Aerosols of both natural and anthropogenic origin perturb the atmospheric radiation field through direct and indirect interactions with solar radiation (Charlson and Heintzenberg 1995; Ramanathan et al. 1989). Monitoring of the impacts of natural aerosols can also help in understanding the evolution of past environments and predicting future climate. Moreover, atmospheric aerosol characteristics vary significantly in space and time over different environments. Thus, accounting for the effects of aerosols on the earth–atmosphere radiation balance and on environmental pollution and air quality assessment is a very complex and challenging exercise. For several reasons, the study of aerosols and clouds has special significance over the tropics, where convective and high-altitude dynamical processes influence the distribution of aerosols. The aerosols that are lifted because of daytime convective activity are suspended for a considerable amount of time in the lowest layers of the atmosphere, and those generated near the surface return to lower levels during the nighttime. During the night, the aerosol layers are horizontally stratified because mixing is limited by the surface radiation inversions. The nighttime radiative cooling of the surface and of the air aloft induces stable stratification near the ground, and advection and/or subsidence begins to play a major role in determining the aerosol concentration aloft (Mahrt 1985). Thus, the thermodynamical forcing influences the aerosol patterns that are formed because of surface-generated aerosols, especially during the early morning transition from a stable to convective boundary layer and the late evening transition from a convective to a stable boundary layer (Lenshow et al. 1979). Lidars play an important role in these studies because of their capability to make very precise continuous measurements of different aerosol and cloud parameters (McCormick et al. 1993). Detailed knowledge of aerosols and clouds is necessary mainly for obtaining better radiative forcing estimates—one of the major uncertainties in understanding the influence of aerosols and precursor gases on weather, climate change, and underlying processes—and for refining models for improving satellite data retrieval algorithms.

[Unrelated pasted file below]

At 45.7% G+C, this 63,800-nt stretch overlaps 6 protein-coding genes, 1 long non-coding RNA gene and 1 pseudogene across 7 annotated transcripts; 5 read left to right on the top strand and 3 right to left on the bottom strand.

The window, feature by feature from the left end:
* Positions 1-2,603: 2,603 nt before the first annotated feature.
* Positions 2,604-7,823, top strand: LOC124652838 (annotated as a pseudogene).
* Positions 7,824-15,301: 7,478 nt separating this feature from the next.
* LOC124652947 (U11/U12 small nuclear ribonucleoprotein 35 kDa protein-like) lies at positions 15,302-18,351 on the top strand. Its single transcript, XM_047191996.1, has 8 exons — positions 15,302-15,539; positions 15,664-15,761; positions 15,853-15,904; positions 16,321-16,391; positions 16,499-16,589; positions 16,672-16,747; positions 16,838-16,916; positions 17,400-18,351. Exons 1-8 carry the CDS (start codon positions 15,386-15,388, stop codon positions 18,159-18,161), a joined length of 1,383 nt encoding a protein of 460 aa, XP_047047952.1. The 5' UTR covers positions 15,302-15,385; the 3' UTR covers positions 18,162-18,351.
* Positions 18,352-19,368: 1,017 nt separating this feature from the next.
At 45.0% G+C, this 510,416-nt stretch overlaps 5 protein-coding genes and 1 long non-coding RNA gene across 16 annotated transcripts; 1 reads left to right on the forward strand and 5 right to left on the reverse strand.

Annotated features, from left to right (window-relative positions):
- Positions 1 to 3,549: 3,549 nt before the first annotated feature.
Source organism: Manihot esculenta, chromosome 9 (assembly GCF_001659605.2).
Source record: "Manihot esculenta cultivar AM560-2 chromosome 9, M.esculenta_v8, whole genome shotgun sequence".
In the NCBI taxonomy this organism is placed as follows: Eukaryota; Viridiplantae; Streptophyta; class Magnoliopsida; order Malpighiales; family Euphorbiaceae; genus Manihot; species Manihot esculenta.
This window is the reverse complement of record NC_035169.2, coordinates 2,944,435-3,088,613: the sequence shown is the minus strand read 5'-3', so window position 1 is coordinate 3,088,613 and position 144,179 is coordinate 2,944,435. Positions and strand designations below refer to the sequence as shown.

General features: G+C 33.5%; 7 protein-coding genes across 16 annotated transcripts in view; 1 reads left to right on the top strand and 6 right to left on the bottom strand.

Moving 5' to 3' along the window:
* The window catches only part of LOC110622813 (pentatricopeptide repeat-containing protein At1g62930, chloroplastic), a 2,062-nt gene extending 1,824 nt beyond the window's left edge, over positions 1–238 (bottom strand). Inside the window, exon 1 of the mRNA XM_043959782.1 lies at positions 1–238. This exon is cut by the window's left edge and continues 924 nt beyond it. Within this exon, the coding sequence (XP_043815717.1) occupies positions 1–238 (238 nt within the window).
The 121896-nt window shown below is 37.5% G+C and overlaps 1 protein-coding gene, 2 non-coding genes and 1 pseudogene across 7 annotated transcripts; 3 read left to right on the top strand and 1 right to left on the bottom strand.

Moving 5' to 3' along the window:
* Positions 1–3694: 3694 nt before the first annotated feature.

In view of the importance of aerosols in tropical atmospheric processes (Hansen et al. 2000), the availability of data describing their main properties is rather poor, in particular with respect to their vertical distributions. Taking into account these requirements, among others, a bistatic Argon ion lidar system has been developed, and vertical profile measurements of aerosol number density have been made at the Indian Institute of Tropical Meteorology (IITM), Pune, India continually since 1985. Utilizing more than 1500 vertical profiles of lidar-observed aerosol concentration archived during October 1986–September 2000, a tropospheric aerosol climatology has been established (Devara et al. 2002). Using this multiyear lidar aerosol data, interannual, intraseasonal, and long-term trends in aerosol loading, the aerosol–cloud–precipitation relationship, and the air quality over the experimental station have all been investigated (Devara et al. 2003).